5.11 We looked at whether a property tax could be structured so that it is progressive with respect to both property values and to net household incomes. Our analysis suggests that even with substantially higher rates for the most expensive properties, a property tax cannot be progressive with respect to income for all households. By itself, a property tax cannot meet this test of fairness.
5.12 One other suggestion to improve fairness further was the reform of the present Council Tax to create an additional band above the current highest of Band H, as was implemented in Wales in 2005. While this would allow an increase in the difference between the charges applied to the properties at each end of the scale, Band H at present consists of less than 13,000 properties in Scotland out of the 2.4 million in total. The potential effect on overall progressivity of splitting a band that already includes relatively few properties is therefore extremely small.
FIGURE 5.2: WHAT COULD A REFORMED PROPORTIONATE COUNCIL TAX SYSTEM LOOK LIKE?
Discounts and Reductions
5.13 We recognise the importance of reduction (or relief) schemes to ensure those without the means to pay the tax are protected. Indeed, we heard much evidence pointing to the futility of taxing those who simply could not pay.
5.14 The present Council Tax Reduction scheme is such a system of income based relief that also takes account of need. It is highly targeted, providing different levels of support for different household circumstances. But our analysis shows this support is greater for pensioner households and those with children than for in-work households without children. This is confirmed in evidence we received that some households may not be receiving the support that they need. Even after factoring in Council Tax reduction, the present Council Tax system is largely regressive for those households with incomes above the lowest 20%.
5.15 We also heard that the Council Tax Reduction scheme’s complexity can make it hard to access. We do not have data describing how many of those entitled to a Council Tax reduction apply for this relief, but the Department of Work and Pensions (DWP) had estimated that of those entitled to the preceding Council Tax Benefit, 62% to 69% by caseload and 64% to 71% by expenditure actually claimed. Whilst entitlement criteria for the Council Tax Reduction scheme uses many of the criteria and thresholds from the present DWP benefits systems, we heard evidence that application is awkward and especially so for those whose working hours and/or income vary frequently. Overall, these difficulties reflect international experience – in their report to us, Policy Scotland at the University of Glasgow concluded that: “Finding the right way to compensate low income taxpayers remains a critical issue for property taxation”.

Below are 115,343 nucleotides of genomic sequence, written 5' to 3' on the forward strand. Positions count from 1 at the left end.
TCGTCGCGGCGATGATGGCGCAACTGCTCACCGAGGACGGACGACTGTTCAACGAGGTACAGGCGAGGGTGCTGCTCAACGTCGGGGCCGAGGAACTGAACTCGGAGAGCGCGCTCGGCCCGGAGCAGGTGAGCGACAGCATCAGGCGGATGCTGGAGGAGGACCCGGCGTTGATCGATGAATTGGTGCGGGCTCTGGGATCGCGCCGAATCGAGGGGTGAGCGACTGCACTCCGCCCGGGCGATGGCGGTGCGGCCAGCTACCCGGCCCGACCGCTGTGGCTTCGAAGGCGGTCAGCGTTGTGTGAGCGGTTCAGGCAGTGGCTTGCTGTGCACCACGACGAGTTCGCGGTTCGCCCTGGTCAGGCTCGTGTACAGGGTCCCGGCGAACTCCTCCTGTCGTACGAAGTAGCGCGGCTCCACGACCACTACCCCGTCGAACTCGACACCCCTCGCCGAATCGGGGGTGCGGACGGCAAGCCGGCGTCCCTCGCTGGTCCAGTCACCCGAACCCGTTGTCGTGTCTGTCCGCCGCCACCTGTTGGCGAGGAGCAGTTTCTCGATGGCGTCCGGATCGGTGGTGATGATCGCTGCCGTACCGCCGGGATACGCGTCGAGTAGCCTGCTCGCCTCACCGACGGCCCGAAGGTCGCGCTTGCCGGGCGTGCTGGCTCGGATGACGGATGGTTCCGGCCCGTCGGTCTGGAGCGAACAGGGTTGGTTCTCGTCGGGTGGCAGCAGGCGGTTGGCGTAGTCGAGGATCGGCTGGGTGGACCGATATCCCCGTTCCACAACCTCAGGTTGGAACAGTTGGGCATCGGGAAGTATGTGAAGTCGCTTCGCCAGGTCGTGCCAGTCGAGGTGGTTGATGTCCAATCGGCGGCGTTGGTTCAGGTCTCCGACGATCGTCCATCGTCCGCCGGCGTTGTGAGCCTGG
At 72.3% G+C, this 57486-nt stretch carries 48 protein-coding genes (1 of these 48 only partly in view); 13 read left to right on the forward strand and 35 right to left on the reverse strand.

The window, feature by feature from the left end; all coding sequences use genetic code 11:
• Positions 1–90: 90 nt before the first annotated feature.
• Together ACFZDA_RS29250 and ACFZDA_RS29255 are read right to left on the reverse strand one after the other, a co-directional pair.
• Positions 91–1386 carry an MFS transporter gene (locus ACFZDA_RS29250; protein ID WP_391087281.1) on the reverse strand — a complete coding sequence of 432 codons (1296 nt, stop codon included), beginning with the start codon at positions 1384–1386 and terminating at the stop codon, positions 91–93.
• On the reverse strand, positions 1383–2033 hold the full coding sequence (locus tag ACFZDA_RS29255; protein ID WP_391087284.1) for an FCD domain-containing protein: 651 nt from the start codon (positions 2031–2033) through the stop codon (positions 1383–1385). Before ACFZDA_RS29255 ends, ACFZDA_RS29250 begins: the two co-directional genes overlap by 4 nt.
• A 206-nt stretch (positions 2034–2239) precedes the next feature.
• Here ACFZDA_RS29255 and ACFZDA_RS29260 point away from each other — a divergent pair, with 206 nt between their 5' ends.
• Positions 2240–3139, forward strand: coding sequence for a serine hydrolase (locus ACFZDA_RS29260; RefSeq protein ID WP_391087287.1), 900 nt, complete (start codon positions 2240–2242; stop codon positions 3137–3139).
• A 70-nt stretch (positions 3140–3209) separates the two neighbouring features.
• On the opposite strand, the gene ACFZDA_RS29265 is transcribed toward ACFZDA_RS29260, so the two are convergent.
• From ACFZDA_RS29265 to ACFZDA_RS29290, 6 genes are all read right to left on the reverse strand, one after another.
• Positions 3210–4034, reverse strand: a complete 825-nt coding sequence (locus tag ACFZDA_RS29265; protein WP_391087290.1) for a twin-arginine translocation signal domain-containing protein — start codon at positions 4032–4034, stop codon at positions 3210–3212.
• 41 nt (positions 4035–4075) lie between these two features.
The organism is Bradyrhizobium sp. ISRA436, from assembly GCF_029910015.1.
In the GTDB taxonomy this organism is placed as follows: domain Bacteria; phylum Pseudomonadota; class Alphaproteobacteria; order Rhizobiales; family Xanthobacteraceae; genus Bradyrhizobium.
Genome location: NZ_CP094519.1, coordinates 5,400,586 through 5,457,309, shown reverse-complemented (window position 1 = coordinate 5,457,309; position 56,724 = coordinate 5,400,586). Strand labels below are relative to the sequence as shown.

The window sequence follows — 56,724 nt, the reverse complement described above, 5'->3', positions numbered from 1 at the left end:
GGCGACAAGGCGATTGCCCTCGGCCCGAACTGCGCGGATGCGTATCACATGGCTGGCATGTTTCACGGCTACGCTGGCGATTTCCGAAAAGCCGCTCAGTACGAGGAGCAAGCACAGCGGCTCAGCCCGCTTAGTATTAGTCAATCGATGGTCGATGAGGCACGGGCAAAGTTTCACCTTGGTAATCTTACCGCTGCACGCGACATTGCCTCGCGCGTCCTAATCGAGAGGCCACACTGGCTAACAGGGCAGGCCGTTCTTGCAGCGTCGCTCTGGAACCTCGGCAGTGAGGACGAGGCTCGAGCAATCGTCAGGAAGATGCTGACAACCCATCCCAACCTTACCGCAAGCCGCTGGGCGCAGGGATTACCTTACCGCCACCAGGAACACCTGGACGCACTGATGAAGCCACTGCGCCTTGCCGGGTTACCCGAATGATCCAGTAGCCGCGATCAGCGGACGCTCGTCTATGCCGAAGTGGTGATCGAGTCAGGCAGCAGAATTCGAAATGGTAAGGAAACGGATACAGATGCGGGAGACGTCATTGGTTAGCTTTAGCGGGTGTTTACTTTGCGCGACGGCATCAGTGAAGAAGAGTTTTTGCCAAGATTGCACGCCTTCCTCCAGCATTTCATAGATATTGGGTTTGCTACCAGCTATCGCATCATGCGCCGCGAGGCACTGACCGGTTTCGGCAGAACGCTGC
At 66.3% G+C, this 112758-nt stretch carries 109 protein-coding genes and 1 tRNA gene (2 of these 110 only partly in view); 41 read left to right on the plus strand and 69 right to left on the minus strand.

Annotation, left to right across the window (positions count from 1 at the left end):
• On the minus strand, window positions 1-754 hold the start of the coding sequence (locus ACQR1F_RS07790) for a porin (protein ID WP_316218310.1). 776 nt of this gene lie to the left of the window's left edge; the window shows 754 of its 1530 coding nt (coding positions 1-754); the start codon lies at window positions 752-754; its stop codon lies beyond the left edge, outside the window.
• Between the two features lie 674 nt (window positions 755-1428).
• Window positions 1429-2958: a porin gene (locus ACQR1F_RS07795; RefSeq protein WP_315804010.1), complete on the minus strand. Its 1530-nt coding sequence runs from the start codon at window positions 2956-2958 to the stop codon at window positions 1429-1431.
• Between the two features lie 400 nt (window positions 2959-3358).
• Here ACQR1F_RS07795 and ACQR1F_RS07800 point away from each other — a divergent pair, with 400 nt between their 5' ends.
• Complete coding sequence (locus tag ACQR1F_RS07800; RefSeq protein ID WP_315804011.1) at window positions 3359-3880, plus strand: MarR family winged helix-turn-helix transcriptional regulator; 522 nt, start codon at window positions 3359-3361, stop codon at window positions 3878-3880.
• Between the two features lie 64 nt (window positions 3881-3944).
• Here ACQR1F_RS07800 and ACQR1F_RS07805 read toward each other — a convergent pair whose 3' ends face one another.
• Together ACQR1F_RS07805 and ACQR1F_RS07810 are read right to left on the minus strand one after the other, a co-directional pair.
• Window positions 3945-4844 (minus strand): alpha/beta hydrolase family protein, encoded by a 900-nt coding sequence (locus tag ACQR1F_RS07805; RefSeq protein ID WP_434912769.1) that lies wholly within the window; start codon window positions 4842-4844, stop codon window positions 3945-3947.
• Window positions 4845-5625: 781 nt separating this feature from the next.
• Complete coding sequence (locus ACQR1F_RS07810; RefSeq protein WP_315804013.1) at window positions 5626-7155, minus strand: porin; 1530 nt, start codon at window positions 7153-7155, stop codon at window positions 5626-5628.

5.16 However, if it was more effective and accessible, a scheme that reduced liability according to income and need could allow a fairer property tax to be operated. Particular options for improving the Council Tax Reduction scheme (or a replacement system of relief) include increasing the allowances made for living expenses, or making the rate at which the discount is withdrawn as income rises much less sharp. This may mean greater amounts of revenue foregone by local authorities than at present, which would have to be replaced to maintain revenues and thus the same level of local service provision. One way this might be achieved could be by an increase in the revenue raised from other local taxpayers.